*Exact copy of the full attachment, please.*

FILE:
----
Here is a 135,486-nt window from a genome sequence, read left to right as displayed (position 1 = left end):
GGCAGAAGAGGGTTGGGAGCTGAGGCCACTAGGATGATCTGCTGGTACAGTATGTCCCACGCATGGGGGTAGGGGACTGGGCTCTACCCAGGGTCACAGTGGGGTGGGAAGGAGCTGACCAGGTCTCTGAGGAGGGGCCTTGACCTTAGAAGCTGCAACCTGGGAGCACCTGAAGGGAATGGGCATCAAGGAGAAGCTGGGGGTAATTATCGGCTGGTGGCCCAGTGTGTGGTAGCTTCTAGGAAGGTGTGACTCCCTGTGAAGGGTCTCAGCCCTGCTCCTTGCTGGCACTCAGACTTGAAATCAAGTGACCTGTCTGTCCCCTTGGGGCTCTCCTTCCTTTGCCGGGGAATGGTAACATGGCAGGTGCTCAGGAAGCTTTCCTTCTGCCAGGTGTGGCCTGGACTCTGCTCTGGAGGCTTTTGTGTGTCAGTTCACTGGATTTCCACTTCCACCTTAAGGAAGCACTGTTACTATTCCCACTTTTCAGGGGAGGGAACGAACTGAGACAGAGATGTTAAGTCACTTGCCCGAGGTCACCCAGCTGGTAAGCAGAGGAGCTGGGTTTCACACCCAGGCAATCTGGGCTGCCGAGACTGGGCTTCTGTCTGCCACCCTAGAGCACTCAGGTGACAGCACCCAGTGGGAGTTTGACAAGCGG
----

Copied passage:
Here is a 135,486-nt window from a genome sequence, read left to right as displayed (position 1 = left end):
GGCAGAAGAGGGTTGGGAGCTGAGGCCACTAGGATGATCTGCTGGTACAGTATGTCCCACGCATGGGGGTAGGGGACTGGGCTCTACCCAGGGTCACAGTGGGGTGGGAAGGAGCTGACCAGGTCTCTGAGGAGGGGCCTTGACCTTAGAAGCTGCAACCTGGGAGCACCTGAAGGGAATGGGCATCAAGGAGAAGCTGGGGGTAATTATCGGCTGGTGGCCCAGTGTGTGGTAGCTTCTAGGAAGGTGTGACTCCCTGTGAAGGGTCTCAGCCCTGCTCCTTGCTGGCACTCAGACTTGAAATCAAGTGACCTGTCTGTCCCCTTGGGGCTCTCCTTCCTTTGCCGGGGAATGGTAACATGGCAGGTGCTCAGGAAGCTTTCCTTCTGCCAGGTGTGGCCTGGACTCTGCTCTGGAGGCTTTTGTGTGTCAGTTCACTGGATTTCCACTTCCACCTTAAGGAAGCACTGTTACTATTCCCACTTTTCAGGGGAGGGAACGAACTGAGACAGAGATGTTAAGTCACTTGCCCGAGGTCACCCAGCTGGTAAGCAGAGGAGCTGGGTTTCACACCCAGGCAATCTGGGCTGCCGAGACTGGGCTTCTGTCTGCCACCCTAGAGCACTCAGGTGACAGCACCCAGTGGGAGTTTGACAAGCGG